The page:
5. What is your perception of the expat book market? Has it changed throughout the process?
Is there an expat book market as such? The Middle East book market is tiny by comparison, the region’s reading habits are odd and dominated by ‘easier’ media like television. I’ve always aimed at the mainstream UK and US markets. And missed, so far. But I ain’t about to give up trying…

6. What is your favorite part of the book?
The wordy bit in between the covers? Actually, I’m very fond of my book covers, too. I have multiple books, so not sure which one to talk about. If we’re talking about Beirut – which is the ‘current’ book, I’ve got quite a few favourite scenes. The opening, where I do something horrible for people who’ve read Olives (Beirut’s not really a sequel as such so you can read it as a standalone perfectly happily), a scene where someone’s killed by a glass of champagne and a sweaty Albanian hooker sunbathing – and what happens next - are all moments I enjoyed. But there are loads more in there. They’re all tumbling back to me as I write this and now I’m lost in my own book. How selfish!

7. What was the most difficult part to write?
I don’t find writing difficult as such – but I cried like a baby when I took the decision to write the last pages of Olives the way I did. It was the right thing to do, but it hurt me more than I had ever guessed it would. With Beirut, it’s all just insane-paced international spy thriller and it really had its own momentum.

8. Besides your books, what book should everyone read?
Seven Pillars of Wisdom by TE Lawrence. The Alexandria Quartet by Lawrence Durrell. A Handful of Dust by Evelyn Waugh. The Honourable Schoolboy by John Le Carré.

9. What advice would you give to other expats that want to write a book?
Do it. Get help and advice. Read up on it. Don’t go it alone for years the way I did, Make writer friends. Have fun. Share.

10. What are you working on now? Do you have plans to publish another book?
Oh, yes. I’ve just finished writing my third spy thriller set in the Levant, Shemlan – A Deadly Tragedy. That one’s with my agent, who’s currently working out whether he thinks he can sell it to publishers. If not, I’ll publish it myself this fall. The three books share some characters and are roughly contiguous but all three are very different books that stand alone, they’re not a trilogy as such. Shemlan’s about an old British diplomat who’s dying of cancer, so it’s a deal darker than the other two.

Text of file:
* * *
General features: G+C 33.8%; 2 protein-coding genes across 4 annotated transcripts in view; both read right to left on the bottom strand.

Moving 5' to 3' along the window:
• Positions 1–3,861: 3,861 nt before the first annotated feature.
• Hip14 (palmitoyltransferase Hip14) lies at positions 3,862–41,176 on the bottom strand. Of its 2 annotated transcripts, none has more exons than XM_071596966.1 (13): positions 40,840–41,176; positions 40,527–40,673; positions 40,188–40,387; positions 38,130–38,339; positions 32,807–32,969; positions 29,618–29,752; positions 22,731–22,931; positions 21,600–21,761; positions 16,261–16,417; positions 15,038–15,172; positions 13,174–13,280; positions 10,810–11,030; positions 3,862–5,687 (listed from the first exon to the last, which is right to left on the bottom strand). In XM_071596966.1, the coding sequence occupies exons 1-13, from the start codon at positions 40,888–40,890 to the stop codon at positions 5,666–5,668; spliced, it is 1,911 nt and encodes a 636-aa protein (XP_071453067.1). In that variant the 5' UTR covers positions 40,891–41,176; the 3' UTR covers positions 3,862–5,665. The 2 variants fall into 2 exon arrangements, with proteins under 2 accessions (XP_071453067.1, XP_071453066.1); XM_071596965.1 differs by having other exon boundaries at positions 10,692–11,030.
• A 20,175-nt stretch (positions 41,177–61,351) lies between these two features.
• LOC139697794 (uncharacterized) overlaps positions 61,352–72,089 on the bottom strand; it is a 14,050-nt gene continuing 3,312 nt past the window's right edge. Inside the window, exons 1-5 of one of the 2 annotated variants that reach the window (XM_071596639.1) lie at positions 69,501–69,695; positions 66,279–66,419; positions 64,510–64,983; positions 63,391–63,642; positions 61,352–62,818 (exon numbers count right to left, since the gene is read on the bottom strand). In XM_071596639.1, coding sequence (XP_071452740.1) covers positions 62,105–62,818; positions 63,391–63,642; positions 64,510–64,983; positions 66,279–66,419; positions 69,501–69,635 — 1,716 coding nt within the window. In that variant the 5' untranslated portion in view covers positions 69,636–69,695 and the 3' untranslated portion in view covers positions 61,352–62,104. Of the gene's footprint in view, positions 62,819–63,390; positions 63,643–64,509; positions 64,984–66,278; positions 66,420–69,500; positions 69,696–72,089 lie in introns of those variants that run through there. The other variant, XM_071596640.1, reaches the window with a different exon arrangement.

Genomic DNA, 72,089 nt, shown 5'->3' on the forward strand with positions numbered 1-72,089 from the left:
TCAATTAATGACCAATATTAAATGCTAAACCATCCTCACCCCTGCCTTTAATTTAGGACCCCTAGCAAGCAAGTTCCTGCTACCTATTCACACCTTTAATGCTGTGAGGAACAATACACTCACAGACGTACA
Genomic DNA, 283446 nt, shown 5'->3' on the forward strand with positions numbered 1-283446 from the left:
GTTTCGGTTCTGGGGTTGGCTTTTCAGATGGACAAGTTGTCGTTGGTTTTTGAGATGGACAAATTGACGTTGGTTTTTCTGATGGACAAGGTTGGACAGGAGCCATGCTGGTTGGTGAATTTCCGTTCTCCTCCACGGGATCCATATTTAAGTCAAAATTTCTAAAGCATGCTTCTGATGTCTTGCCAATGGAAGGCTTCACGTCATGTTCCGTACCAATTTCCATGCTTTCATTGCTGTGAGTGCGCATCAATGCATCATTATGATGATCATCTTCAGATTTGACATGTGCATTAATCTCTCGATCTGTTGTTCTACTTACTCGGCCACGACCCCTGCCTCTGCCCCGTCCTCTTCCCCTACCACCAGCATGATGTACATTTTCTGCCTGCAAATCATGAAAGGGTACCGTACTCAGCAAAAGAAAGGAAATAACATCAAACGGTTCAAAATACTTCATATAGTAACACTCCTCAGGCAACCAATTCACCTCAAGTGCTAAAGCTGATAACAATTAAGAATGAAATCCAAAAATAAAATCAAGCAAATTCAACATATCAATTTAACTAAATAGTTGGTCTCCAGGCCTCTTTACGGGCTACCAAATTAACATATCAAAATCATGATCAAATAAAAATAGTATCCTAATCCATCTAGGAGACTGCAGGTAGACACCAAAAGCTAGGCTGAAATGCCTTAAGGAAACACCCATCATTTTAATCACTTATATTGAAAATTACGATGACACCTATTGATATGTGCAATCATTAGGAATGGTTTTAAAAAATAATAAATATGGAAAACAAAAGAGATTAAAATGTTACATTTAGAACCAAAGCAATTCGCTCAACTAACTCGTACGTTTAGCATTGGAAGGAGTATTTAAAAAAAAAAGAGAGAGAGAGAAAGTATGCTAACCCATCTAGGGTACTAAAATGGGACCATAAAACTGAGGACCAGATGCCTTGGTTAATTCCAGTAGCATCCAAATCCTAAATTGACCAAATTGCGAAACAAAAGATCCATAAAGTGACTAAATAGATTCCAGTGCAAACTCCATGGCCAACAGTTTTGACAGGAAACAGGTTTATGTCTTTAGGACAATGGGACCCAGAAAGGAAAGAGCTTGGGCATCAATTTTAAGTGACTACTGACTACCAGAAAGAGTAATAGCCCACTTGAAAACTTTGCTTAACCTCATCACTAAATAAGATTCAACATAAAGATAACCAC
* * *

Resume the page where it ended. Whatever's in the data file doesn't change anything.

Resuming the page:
Alexander McNabb beirut cover Find Alexander's books on Amazon.com, follow him on twitter @alexandermcnabb, or check out his blog at Fakeplasticsouks.blogspot.com. The title refers to the ‘new’ souks of Dubai, so much more convenient and classy than the real ones.

Beirut: An Explosive Thriller

Michel Freij is a powerful man. But he wants more. Two hundred kilotons more.

Michel Freij is poised to become the next president of Lebanon. The billionaire businessman’s calls for a new, strong regional role for the country take on a sinister note when European intelligence reveals Freij has bought two ageing Soviet nuclear warheads from a German arms dealer.  

Maverick British intelligence officer Gerald Lynch races to find the warheads, believed to be on board super-yacht the Arabian Princess, before they can reach Lebanon. Joined by Nathalie Durand, the leader of a French online intelligence team, Lynch is pitched into a deadly clash with Freij and his violent militia as he pursues the Arabian Princess across the Mediterranean. 

Beirut – An Explosive Thriller sweeps through Lebanon, Hamburg, Prague, Malta, Albania and the Greek Islands on its journey to a devastating climax.

 

   



         
         EasyExpat on